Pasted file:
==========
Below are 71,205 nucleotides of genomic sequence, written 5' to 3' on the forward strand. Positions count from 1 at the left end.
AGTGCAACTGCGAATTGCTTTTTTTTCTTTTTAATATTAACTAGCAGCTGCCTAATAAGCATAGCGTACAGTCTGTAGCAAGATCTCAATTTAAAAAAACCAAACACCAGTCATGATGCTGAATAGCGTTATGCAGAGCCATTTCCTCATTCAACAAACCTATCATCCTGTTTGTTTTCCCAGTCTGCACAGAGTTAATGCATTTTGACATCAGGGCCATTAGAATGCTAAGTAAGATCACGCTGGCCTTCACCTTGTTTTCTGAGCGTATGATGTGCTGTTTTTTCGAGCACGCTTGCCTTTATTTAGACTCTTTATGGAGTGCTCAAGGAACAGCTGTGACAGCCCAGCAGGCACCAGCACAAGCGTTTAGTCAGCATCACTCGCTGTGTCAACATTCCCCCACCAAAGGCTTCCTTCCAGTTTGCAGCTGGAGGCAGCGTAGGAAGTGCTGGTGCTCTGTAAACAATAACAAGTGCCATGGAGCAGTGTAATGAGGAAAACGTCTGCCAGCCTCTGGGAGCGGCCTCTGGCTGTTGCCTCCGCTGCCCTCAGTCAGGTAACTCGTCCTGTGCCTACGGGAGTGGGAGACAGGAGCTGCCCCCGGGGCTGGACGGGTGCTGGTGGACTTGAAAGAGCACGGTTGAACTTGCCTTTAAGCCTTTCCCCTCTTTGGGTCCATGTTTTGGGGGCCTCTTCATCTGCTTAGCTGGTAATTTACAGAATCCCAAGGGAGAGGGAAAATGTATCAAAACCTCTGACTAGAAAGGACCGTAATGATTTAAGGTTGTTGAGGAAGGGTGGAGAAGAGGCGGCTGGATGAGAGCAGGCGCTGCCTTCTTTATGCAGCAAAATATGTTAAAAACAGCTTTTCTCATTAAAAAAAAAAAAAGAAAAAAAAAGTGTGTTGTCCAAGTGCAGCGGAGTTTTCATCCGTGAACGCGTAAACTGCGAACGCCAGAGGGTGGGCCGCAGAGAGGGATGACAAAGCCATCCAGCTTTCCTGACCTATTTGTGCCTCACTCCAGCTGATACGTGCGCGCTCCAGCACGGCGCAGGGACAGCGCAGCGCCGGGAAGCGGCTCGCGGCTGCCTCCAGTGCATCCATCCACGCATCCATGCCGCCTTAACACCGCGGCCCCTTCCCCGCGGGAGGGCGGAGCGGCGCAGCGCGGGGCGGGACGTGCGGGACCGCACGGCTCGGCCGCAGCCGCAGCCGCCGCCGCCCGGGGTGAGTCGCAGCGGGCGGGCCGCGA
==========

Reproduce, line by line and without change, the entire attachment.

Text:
Below are 71,205 nucleotides of genomic sequence, written 5' to 3' on the forward strand. Positions count from 1 at the left end.
AGTGCAACTGCGAATTGCTTTTTTTTCTTTTTAATATTAACTAGCAGCTGCCTAATAAGCATAGCGTACAGTCTGTAGCAAGATCTCAATTTAAAAAAACCAAACACCAGTCATGATGCTGAATAGCGTTATGCAGAGCCATTTCCTCATTCAACAAACCTATCATCCTGTTTGTTTTCCCAGTCTGCACAGAGTTAATGCATTTTGACATCAGGGCCATTAGAATGCTAAGTAAGATCACGCTGGCCTTCACCTTGTTTTCTGAGCGTATGATGTGCTGTTTTTTCGAGCACGCTTGCCTTTATTTAGACTCTTTATGGAGTGCTCAAGGAACAGCTGTGACAGCCCAGCAGGCACCAGCACAAGCGTTTAGTCAGCATCACTCGCTGTGTCAACATTCCCCCACCAAAGGCTTCCTTCCAGTTTGCAGCTGGAGGCAGCGTAGGAAGTGCTGGTGCTCTGTAAACAATAACAAGTGCCATGGAGCAGTGTAATGAGGAAAACGTCTGCCAGCCTCTGGGAGCGGCCTCTGGCTGTTGCCTCCGCTGCCCTCAGTCAGGTAACTCGTCCTGTGCCTACGGGAGTGGGAGACAGGAGCTGCCCCCGGGGCTGGACGGGTGCTGGTGGACTTGAAAGAGCACGGTTGAACTTGCCTTTAAGCCTTTCCCCTCTTTGGGTCCATGTTTTGGGGGCCTCTTCATCTGCTTAGCTGGTAATTTACAGAATCCCAAGGGAGAGGGAAAATGTATCAAAACCTCTGACTAGAAAGGACCGTAATGATTTAAGGTTGTTGAGGAAGGGTGGAGAAGAGGCGGCTGGATGAGAGCAGGCGCTGCCTTCTTTATGCAGCAAAATATGTTAAAAACAGCTTTTCTCATTAAAAAAAAAAAAAGAAAAAAAAAGTGTGTTGTCCAAGTGCAGCGGAGTTTTCATCCGTGAACGCGTAAACTGCGAACGCCAGAGGGTGGGCCGCAGAGAGGGATGACAAAGCCATCCAGCTTTCCTGACCTATTTGTGCCTCACTCCAGCTGATACGTGCGCGCTCCAGCACGGCGCAGGGACAGCGCAGCGCCGGGAAGCGGCTCGCGGCTGCCTCCAGTGCATCCATCCACGCATCCATGCCGCCTTAACACCGCGGCCCCTTCCCCGCGGGAGGGCGGAGCGGCGCAGCGCGGGGCGGGACGTGCGGGACCGCACGGCTCGGCCGCAGCCGCAGCCGCCGCCGCCCGGGGTGAGTCGCAGCGGGCGGGCCGCGA